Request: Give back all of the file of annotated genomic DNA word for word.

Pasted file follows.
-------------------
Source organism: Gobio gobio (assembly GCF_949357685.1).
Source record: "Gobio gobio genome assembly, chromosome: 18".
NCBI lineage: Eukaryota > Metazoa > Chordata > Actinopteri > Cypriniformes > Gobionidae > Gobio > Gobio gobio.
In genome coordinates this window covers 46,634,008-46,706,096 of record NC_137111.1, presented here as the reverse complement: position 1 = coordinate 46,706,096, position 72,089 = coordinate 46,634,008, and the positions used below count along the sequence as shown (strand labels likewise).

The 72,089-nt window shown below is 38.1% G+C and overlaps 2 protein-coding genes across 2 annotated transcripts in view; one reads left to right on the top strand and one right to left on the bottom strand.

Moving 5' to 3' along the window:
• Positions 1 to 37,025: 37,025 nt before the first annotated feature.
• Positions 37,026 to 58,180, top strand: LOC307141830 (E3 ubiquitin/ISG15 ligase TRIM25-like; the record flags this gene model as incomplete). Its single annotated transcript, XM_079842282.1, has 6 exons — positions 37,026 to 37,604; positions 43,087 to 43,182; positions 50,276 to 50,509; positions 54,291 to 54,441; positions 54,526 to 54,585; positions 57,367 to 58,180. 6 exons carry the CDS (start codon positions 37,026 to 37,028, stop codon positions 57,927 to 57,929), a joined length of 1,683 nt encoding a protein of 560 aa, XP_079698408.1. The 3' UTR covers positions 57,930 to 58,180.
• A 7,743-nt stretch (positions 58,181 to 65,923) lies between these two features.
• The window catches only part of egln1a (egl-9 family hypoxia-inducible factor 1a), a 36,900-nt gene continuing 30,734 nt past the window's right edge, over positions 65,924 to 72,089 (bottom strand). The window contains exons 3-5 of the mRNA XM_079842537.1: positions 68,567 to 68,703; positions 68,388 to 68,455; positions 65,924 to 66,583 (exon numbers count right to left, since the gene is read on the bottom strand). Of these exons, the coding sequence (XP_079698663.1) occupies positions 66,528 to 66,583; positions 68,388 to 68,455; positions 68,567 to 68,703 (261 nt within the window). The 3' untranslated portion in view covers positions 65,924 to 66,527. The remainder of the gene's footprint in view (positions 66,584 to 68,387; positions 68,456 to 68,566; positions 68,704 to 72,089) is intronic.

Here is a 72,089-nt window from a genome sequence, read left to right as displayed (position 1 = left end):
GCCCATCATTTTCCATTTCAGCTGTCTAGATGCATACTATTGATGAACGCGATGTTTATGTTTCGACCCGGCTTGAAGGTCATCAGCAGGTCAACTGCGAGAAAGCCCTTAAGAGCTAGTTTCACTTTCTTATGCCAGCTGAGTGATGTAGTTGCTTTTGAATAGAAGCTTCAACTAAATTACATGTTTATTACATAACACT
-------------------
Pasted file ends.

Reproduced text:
Source organism: Gobio gobio (assembly GCF_949357685.1).
Source record: "Gobio gobio genome assembly, chromosome: 18".
NCBI lineage: Eukaryota > Metazoa > Chordata > Actinopteri > Cypriniformes > Gobionidae > Gobio > Gobio gobio.
In genome coordinates this window covers 46,634,008-46,706,096 of record NC_137111.1, presented here as the reverse complement: position 1 = coordinate 46,706,096, position 72,089 = coordinate 46,634,008, and the positions used below count along the sequence as shown (strand labels likewise).

The 72,089-nt window shown below is 38.1% G+C and overlaps 2 protein-coding genes across 2 annotated transcripts in view; one reads left to right on the top strand and one right to left on the bottom strand.

Moving 5' to 3' along the window:
• Positions 1 to 37,025: 37,025 nt before the first annotated feature.
• Positions 37,026 to 58,180, top strand: LOC307141830 (E3 ubiquitin/ISG15 ligase TRIM25-like; the record flags this gene model as incomplete). Its single annotated transcript, XM_079842282.1, has 6 exons — positions 37,026 to 37,604; positions 43,087 to 43,182; positions 50,276 to 50,509; positions 54,291 to 54,441; positions 54,526 to 54,585; positions 57,367 to 58,180. 6 exons carry the CDS (start codon positions 37,026 to 37,028, stop codon positions 57,927 to 57,929), a joined length of 1,683 nt encoding a protein of 560 aa, XP_079698408.1. The 3' UTR covers positions 57,930 to 58,180.
• A 7,743-nt stretch (positions 58,181 to 65,923) lies between these two features.
• The window catches only part of egln1a (egl-9 family hypoxia-inducible factor 1a), a 36,900-nt gene continuing 30,734 nt past the window's right edge, over positions 65,924 to 72,089 (bottom strand). The window contains exons 3-5 of the mRNA XM_079842537.1: positions 68,567 to 68,703; positions 68,388 to 68,455; positions 65,924 to 66,583 (exon numbers count right to left, since the gene is read on the bottom strand). Of these exons, the coding sequence (XP_079698663.1) occupies positions 66,528 to 66,583; positions 68,388 to 68,455; positions 68,567 to 68,703 (261 nt within the window). The 3' untranslated portion in view covers positions 65,924 to 66,527. The remainder of the gene's footprint in view (positions 66,584 to 68,387; positions 68,456 to 68,566; positions 68,704 to 72,089) is intronic.

Here is a 72,089-nt window from a genome sequence, read left to right as displayed (position 1 = left end):
GCCCATCATTTTCCATTTCAGCTGTCTAGATGCATACTATTGATGAACGCGATGTTTATGTTTCGACCCGGCTTGAAGGTCATCAGCAGGTCAACTGCGAGAAAGCCCTTAAGAGCTAGTTTCACTTTCTTATGCCAGCTGAGTGATGTAGTTGCTTTTGAATAGAAGCTTCAACTAAATTACATGTTTATTACATAACACT